Meet the Winners of the 2022 Best Article Award From FEMS Microbiology Letters
Smriti Arora, Samikshha Puri and Nitika Bhambri wrote the excellent MiniReview “A designer diet layout for astronauts using a microbiome mediated approach” for our journal FEMS Microbiology Letters. This was unanimously picked by the FEMS Microbiology Letters Editors-in-Chiefs as the best article for 2022!
We interviewed all the authors to find out more about the inspiration behind this paper:
Could you provide a brief, simple overview of the topic your paper covers?
The review highlights that being an astronaut not just requires one to be physically fit while joining but also to ensure fitness throughout the lifespan of this occupation. Space travellers experience several physiological stressors such as sleep disturbance, microgravity, constant noise, fluid shifts, disturbed circadian rhythm along with psychological stress. Consequently, a gut dysbiosis is observed in space travellers.
We proposed a diet fortified with pre-biotics, probiotics and synbiotics along with a contact time with plants (in space for long duration travellers) for emotional well-being of space travellers. The same are also recommended for post-flight recovery.”
What components does an ideal diet for astronauts include, taking in mind a healthy microbiome?
The diet of astronauts depends on space flight duration, the destination and the spacecraft limitations of keeping a sterile environment. It is also kept in mind that the space travellers experience menu fatigue. A healthy nutritious diet for space travellers (whether astronauts or space tourists) on ISS is composed of fresh fruits, vegetables and soups. Other items such as canned food, dehydrated food, medium moisture foods and, freeze dried food are also provided. Irradiated meat and breads are allowed too (Tang, H. et. al., 2021). The EuroMoonMars IMA HI-SEAS II (EMMIHS-II) mission recently limited fresh food in flight due to fear of introduction of new microbes. We in this review described how a low fibre, and processed diet scheme can lead to ‘gut dysbiosis.’ Insulin resistance has also been observed in both short term and long-term space missions revealing metabolic disturbance. The astronaut with highest diversity and species richness at the pre-flight levels had the most resilient gut microbiota post-flight. Further, research at Chinese Lunar Palace (LP1) revealed that a high plant, high fibre diet with a routine and contact time with plants was the best kind of diet for overall well-being. A sustainable Bioregenerative Life Support system (BLSS) recycling waste has been proposed to be used to grow plants and produce probiotics and synbiotics in space. Plants grown in space would be assumingly microbe free and also provide the requisite fibre in diet. Further, to avoid gut infections in space, freeze-dried phage cultures can be carried along as pre-cautionary measure. Overall, a plant-based diet has been observed to have received more positive outcome with our recommendations of inclusion of fibre, lactobacilli, bifidobacterial species and mucin degrader Akkermansia. An ideal diet would include prebiotic, probiotic, and synbiotic supplementation before, inflight and post flight.”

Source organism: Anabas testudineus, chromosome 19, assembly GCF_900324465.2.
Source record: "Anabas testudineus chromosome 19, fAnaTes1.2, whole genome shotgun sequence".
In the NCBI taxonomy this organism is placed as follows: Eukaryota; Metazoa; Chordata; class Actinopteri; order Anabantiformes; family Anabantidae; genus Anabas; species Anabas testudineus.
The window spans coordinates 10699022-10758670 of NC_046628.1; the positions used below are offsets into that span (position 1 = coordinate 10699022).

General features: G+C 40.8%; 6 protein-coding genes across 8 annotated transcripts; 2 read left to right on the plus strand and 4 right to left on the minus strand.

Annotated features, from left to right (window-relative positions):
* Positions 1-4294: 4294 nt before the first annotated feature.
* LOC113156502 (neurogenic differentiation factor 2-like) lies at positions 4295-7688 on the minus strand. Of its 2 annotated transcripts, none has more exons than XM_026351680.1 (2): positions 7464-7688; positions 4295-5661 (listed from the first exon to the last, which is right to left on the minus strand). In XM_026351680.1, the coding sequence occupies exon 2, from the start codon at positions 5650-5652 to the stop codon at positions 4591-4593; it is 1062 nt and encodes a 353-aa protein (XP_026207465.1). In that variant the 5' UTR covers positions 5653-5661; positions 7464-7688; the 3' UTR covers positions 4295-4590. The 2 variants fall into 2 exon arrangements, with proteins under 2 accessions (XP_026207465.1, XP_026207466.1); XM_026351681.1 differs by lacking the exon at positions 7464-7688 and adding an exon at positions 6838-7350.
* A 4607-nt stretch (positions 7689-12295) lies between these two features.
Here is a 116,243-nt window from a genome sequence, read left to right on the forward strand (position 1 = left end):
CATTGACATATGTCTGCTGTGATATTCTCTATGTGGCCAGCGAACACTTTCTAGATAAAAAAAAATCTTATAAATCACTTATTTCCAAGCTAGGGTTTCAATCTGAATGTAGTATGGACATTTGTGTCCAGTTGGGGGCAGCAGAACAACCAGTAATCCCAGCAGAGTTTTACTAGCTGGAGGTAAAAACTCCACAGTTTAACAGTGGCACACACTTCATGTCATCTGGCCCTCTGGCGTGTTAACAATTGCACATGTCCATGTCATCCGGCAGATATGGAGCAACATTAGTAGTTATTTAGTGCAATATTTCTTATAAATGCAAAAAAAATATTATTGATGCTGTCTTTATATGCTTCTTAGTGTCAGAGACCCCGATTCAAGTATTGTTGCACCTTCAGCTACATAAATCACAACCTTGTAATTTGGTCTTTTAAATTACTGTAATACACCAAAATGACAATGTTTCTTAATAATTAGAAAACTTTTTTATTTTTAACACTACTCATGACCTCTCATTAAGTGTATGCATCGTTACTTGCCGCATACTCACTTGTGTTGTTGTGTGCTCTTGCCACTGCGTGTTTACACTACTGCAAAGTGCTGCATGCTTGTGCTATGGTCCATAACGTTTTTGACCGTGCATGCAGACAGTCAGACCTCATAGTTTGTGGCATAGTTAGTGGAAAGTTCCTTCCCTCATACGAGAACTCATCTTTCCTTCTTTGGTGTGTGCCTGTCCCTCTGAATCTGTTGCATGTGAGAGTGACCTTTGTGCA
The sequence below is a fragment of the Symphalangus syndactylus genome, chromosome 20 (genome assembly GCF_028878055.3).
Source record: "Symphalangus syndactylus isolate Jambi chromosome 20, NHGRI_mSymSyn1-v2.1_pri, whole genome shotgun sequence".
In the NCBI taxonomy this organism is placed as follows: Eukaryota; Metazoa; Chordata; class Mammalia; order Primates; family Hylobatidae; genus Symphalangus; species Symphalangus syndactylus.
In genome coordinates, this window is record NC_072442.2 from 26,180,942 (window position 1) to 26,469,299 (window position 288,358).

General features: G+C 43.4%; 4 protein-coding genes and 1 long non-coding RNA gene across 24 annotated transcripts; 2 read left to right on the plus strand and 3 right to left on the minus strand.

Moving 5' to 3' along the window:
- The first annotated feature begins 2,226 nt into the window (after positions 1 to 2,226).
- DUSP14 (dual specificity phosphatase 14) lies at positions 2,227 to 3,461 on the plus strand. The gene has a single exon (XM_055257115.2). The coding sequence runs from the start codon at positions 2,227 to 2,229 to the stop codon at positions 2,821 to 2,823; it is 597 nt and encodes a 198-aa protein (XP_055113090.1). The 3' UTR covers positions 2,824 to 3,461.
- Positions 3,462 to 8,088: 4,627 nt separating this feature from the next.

What encouraged you to perform research in this area of microbiology?
Space research and space agencies’ NASA/ESA’s research have always fascinated us. Furthermore, there were research articles that summarized astronaut nutrition, some summarized astronaut immunity and health but a state of art literature integrating diet, microbiome and immunity of astronauts appeared to be missing. Gut dysbiosis and its implications on human health have been understood in last few decades and now space agencies and scientists are integrating the research on diet with microbiome in space travellers. We decided to compile the state of art literature available to enable a personalized diet plan for astronauts based on microbiome data now available. Also, to ask some good research questions to improve health outcome and well-being of astronauts.”
What do you see as the next steps in this area of research?
A metabolome of astronauts pre-flight, in flight and post flight can be monitored to tailor a suitable diet plan based on the vitamins, SCFAs and presence or absence of other metabolites. For example, low levels of butyrate are a clue for dysbiosis and presence of trimethylamine-N-oxide (TMAO) is an indicative of increased risk of cardiovascular disease. The focus in space research according to us should be on tailoring diet with prebiotics, postbiotics and synbiotics on with a personalized layout to improve health of astronauts. Further, various kinds of BLSS are being researched on and attempted to be housed in spacecrafts to ensure sustainability of long-term missions without ill effects on astronauts’ health.”
Read the 2022 award winning paper: A designer diet layout for astronauts using a microbiome mediated approach